Masters Thesis

The legacies of the Watergate scandal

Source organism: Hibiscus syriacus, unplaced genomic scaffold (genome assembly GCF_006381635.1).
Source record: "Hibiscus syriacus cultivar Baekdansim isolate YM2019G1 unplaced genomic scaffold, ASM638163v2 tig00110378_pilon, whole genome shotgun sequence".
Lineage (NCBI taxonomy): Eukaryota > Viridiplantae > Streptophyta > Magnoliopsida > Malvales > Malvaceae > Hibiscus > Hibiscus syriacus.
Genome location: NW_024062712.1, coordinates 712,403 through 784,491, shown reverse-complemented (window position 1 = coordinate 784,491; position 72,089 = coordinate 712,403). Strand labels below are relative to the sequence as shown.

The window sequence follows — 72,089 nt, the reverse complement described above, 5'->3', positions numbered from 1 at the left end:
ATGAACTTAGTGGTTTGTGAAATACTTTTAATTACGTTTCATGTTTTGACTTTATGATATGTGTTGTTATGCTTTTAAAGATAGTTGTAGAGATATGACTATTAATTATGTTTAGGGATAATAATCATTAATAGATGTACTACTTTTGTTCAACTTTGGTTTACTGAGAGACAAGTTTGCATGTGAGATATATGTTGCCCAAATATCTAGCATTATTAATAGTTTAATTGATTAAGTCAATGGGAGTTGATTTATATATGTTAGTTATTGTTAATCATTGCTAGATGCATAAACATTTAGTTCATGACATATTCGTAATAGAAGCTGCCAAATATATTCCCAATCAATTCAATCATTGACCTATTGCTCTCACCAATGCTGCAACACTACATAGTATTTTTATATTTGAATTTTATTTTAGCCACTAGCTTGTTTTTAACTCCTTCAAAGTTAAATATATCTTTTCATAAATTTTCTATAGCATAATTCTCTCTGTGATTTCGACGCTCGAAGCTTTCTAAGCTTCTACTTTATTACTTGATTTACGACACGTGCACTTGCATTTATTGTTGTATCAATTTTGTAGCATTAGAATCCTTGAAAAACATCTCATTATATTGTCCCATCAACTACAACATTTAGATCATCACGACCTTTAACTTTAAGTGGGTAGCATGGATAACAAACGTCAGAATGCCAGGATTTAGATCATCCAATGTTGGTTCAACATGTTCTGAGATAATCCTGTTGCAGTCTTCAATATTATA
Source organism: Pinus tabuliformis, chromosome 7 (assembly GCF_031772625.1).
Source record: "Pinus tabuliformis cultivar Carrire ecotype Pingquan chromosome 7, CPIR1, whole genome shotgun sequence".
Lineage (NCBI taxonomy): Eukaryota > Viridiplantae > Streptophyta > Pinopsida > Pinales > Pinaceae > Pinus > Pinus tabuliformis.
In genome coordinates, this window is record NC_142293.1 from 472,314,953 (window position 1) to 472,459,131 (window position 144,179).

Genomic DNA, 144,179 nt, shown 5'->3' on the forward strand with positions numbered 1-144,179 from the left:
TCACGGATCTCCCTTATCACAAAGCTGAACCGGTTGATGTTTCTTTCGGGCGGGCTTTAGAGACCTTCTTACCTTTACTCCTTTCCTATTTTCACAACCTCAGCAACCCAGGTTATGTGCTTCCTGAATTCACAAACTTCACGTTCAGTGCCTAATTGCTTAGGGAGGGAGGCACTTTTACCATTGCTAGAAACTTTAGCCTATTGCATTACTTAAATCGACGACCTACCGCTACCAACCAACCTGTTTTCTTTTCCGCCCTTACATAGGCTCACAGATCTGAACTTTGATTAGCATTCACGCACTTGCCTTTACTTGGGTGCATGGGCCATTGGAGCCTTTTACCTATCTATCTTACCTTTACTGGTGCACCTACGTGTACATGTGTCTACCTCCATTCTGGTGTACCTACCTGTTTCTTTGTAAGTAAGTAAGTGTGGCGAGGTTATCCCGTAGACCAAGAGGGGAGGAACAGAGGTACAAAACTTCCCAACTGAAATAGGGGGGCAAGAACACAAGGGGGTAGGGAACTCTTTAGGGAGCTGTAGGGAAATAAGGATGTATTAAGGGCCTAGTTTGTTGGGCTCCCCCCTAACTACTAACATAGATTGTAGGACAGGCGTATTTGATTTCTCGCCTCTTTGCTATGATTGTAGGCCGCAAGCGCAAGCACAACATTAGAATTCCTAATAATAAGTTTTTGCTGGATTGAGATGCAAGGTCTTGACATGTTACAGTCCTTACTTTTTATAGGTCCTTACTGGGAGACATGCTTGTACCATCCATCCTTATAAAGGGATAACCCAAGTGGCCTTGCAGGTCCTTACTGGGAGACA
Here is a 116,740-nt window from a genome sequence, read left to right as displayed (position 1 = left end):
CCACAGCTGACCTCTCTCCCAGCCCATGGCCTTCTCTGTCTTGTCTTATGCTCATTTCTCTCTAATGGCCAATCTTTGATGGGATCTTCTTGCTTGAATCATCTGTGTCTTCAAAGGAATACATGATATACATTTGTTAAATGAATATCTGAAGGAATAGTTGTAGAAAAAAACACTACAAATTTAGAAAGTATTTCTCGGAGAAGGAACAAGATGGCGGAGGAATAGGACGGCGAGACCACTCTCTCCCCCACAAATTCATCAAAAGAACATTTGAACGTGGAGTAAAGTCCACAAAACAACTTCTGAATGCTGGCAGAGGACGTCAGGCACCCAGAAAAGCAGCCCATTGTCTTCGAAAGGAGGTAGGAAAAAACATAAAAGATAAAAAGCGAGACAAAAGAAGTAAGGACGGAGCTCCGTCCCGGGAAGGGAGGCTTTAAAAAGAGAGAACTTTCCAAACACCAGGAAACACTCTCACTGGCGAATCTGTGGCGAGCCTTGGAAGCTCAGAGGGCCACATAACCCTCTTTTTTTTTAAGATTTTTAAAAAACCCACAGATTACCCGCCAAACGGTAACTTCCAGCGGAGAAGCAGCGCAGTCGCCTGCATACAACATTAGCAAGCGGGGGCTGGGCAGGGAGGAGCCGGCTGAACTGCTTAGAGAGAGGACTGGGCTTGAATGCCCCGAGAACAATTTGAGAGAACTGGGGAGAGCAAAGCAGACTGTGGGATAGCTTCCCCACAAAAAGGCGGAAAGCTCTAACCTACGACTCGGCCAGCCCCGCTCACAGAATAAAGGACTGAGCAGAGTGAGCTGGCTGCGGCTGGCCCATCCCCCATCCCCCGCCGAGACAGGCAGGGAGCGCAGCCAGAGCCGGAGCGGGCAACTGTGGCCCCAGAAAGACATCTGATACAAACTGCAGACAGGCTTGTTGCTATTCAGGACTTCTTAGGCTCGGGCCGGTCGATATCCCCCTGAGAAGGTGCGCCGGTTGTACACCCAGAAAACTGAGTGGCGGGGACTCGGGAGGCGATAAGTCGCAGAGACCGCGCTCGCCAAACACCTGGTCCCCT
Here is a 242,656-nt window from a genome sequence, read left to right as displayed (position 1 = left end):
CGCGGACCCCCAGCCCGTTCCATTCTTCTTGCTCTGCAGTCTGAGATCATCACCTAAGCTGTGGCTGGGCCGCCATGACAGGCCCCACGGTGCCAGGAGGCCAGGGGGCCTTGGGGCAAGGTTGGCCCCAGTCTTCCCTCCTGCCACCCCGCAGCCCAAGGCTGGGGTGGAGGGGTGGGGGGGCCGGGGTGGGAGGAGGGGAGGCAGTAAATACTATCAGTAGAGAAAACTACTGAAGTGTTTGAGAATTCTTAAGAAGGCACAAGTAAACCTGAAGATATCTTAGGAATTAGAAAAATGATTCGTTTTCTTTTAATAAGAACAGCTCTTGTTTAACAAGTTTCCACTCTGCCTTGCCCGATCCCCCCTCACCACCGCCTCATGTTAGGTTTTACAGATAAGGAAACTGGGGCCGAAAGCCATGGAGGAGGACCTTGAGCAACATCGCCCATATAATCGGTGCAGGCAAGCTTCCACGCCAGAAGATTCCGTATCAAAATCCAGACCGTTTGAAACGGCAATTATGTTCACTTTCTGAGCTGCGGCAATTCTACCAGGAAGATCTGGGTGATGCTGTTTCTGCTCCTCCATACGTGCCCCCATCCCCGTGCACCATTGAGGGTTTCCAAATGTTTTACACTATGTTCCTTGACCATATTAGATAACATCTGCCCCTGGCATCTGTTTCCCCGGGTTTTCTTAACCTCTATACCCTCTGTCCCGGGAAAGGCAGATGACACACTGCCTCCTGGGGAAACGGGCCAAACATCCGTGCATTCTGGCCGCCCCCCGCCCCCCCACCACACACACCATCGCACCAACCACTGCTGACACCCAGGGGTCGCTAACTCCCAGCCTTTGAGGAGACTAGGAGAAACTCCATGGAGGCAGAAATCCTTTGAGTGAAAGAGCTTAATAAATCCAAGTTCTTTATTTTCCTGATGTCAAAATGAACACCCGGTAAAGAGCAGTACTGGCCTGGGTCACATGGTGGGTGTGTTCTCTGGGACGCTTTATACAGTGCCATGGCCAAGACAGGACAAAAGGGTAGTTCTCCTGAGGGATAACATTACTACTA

For my MA project, I have selected to analyze the impact that the Watergate incident had on the Richard Nixon presidency as well as its impact on today’s political climate. The four areas that I have chosen to examine include Presidential/Media relations, the history and use of Executive Privilege, campaign finance reform, and how the tactics used by Nixon to impede the Watergate investigation contrasted with the tactics used by Bill Clinton during the investigation of his misdeeds. Although the Watergate incident occurred over thirty years ago, its impact is still felt in today’s political circles. In addition to a historical literature, which examines the middle of Nixon’s first term in office and ends with his resignation from the office of the President, I will also develop lesson plans for high school age students so that they can fully understand the significance of the Watergate incident. These lesson plans will utilize various resources that include readings, film, political cartoons, and the analysis of primary source documents. My objective in showing how the impact of an event that occurred thirty years ago still has significance today will be at the forefront of all lessons that will be developed. Research will be the primary route used to gain the information necessary to develop the narrative and the lesson plans. This research will be done on the internet and in the library. Books like The Wars of Watergate by Stanley Cutler and All the President’s Men by Bob Woodward and Carl Bernstein are important to this project because of their effectiveness in presenting important details in the Watergate incident. Mark J. Rozell and Raoul Berger both do an excellent job of detailing the history of the use of executive privilege in their respective books, Executive Privilege: The Dilemma of Secrecy and Democratic Accountability and Executive Privilege: A Constitutional Myth. In conclusion, by completing this project I will be able to successfully display how an event that occurred over thirty years ago still has relevance today; not only in the political arena, but also in the way the average citizen views the government and its institution.